Things changed with the Proposition 8 campaign in 2008, when California voted on an amendment to the state constitution that would ban gay marriage. The ballot measure was prompted when a previous state law that had done the same thing, which the Church had helped pass several years before, was struck down by the state’s supreme court. Once again, local members, actively urged by their leaders, sprung to action. One study estimated that though Mormons made up only 2 percent of California’s population, they accounted for half of the Prop 8 campaign’s donations, and another calculated that they provided around 90 percent of the on-the-ground volunteers. And again, they were victorious. Yet this time, the cultural climate had changed so much that the negative backlash overshadowed anything that had come before, and 2008 became a turning point in the larger national picture, eventually leading to the 2015 Supreme Court decision that legalized same-sex marriage nationwide.

Following legalization, the LDS Church was once again forced to adapt, which required both external negotiations—like working with state politicians to support granting legal rights to LGBT persons but still maintaining religious exemptions—as well as internal practices, like the November 2015 policy that declared anyone in a same-sex marriage to be considered in apostasy, and their children barred from ordinances until they turned eighteen. Prince was able to piece together the origins of the policy by holding discussions with people “on condition of anonymity,” and it appears to have been both rushed and poorly fleshed out.[1] (Given it was repealed less than four years later, that may very well have been the case.) The blowback, of course, was monumental, and the book closes on an ambiguous note with a church and community still seeking firm land on which to stand, and without a clear path forward.

As with his previous biographies on David O. McKay and Leonard Arrington, Prince’s greatest contribution is compiling mountains of firsthand information into one place, often drawing from untapped resources. Gay Rights and the Mormon Churchwill therefore be an essential sourcebook for decades to come. But the compendium style, with short topical chapters that at times jump between decades, can make the overall narrative feel disjointed, and the lack of connective tissue between the episodes and themes can make it difficult to trace the larger trajectory. Some of the sources also raise questions. For example, footnote 39 for chapter 3 cites “Boyd K. Packer to Dallin H. Oaks, March 16, 1978,” which appears to be a private letter between the apostles. Any historian who studies modern Mormonism, though, knows that these kinds of sources are typically restricted, so there is a question of provenance. It is likely that letters like this one are what Prince is referring to when he says that “many people” had “shared with me unpublished documents,” of which he then left photocopies in his personal archive (363). It is wonderful to have access to these crucial sources, of course, but there are plenty of questions regarding where they came from and how reliable they can be.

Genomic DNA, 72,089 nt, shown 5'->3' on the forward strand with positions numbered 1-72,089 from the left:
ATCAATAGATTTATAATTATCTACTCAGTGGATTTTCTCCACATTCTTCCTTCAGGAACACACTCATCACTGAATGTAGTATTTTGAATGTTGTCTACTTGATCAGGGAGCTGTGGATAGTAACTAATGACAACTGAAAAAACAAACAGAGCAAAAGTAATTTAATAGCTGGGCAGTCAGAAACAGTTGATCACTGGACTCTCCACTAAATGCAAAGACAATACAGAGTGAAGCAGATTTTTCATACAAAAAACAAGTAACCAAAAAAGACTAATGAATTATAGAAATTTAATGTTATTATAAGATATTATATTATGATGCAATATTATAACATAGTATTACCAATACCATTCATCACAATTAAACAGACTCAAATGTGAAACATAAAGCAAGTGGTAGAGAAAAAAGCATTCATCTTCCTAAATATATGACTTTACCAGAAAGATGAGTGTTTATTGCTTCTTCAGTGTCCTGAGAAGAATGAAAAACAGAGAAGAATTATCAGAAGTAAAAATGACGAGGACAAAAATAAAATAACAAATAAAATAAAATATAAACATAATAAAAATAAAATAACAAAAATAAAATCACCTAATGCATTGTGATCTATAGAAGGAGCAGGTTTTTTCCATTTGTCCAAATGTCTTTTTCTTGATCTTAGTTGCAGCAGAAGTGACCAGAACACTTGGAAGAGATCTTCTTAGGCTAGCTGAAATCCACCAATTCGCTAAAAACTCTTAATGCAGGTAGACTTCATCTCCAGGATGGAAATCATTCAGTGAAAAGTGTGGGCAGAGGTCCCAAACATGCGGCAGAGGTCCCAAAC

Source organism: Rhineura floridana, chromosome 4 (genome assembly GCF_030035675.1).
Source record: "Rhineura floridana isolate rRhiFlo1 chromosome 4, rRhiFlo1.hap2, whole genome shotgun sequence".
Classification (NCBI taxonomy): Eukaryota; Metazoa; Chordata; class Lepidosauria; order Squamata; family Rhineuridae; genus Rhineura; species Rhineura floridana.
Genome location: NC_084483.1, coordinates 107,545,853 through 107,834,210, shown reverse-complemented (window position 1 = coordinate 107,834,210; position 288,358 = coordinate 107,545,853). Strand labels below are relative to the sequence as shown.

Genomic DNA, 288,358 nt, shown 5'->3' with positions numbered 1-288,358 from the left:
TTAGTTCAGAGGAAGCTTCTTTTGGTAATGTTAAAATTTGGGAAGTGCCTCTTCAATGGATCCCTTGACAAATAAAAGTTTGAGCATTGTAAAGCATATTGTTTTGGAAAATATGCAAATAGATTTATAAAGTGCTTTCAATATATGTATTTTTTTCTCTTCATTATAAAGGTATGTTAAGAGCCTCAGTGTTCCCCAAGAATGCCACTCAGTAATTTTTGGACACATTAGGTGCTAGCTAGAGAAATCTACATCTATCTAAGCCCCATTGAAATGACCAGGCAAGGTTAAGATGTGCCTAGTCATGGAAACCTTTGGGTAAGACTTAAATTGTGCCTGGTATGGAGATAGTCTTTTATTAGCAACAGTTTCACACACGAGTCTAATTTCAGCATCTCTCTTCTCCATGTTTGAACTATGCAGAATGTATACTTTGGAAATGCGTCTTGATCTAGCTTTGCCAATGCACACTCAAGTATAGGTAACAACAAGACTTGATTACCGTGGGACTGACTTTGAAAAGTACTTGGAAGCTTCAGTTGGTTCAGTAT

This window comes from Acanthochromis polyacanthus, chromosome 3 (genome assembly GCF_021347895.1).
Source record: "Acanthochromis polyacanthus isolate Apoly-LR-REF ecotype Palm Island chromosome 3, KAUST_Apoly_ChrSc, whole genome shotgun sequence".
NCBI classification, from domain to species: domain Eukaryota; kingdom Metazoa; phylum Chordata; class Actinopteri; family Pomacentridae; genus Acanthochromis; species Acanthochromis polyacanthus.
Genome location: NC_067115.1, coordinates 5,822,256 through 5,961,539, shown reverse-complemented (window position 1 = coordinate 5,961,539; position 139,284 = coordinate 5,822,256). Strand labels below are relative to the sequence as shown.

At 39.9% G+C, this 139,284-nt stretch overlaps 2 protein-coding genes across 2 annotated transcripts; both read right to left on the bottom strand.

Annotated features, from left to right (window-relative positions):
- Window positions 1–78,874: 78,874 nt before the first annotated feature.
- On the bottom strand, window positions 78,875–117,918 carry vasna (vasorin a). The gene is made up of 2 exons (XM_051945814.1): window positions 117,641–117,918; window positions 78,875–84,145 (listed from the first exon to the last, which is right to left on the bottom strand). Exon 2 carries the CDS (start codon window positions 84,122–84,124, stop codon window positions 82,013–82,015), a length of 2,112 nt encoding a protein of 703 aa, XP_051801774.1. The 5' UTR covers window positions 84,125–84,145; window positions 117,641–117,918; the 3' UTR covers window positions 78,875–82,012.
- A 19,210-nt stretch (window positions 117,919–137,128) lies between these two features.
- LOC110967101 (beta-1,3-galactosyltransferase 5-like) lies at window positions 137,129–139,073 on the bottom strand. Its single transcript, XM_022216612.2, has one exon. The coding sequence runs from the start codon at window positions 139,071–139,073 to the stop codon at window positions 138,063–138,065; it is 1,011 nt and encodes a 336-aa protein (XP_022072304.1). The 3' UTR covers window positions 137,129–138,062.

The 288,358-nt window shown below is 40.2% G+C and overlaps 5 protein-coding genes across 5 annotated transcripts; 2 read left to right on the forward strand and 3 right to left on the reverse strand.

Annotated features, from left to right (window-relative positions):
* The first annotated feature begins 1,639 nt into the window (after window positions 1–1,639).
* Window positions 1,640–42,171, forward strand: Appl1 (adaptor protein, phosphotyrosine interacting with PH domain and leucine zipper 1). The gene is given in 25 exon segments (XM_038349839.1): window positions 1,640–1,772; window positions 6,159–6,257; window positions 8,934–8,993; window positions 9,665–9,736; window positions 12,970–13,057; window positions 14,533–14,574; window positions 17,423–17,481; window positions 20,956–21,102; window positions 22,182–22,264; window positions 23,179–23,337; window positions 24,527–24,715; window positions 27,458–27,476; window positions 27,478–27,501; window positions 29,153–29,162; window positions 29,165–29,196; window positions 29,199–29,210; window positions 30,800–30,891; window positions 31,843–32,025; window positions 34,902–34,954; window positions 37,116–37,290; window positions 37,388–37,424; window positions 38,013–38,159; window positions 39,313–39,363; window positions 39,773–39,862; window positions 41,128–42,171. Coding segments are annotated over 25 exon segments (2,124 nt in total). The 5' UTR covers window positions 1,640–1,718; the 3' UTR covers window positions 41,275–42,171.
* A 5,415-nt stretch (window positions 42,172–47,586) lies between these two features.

Having said what I believe to be crucial strengths of the book, allow me to close by highlighting a few questions the book leaves unanswered. First, Prince’s own background shapes much of how he approaches the topic. As a scientist, he spends a lot of time on the biology behind homosexuality and at times even refutes the Church’s discourse point-by-point. This analysis sometimes disrupts the narrative, however, and it can overshadow the cultural dimensions of sexuality. Indeed, it also appears a bit discordant with most scholarly literature on sexuality in America, which has moved away from biological determinism in order to better capture the dynamic spectrum of gendered experience.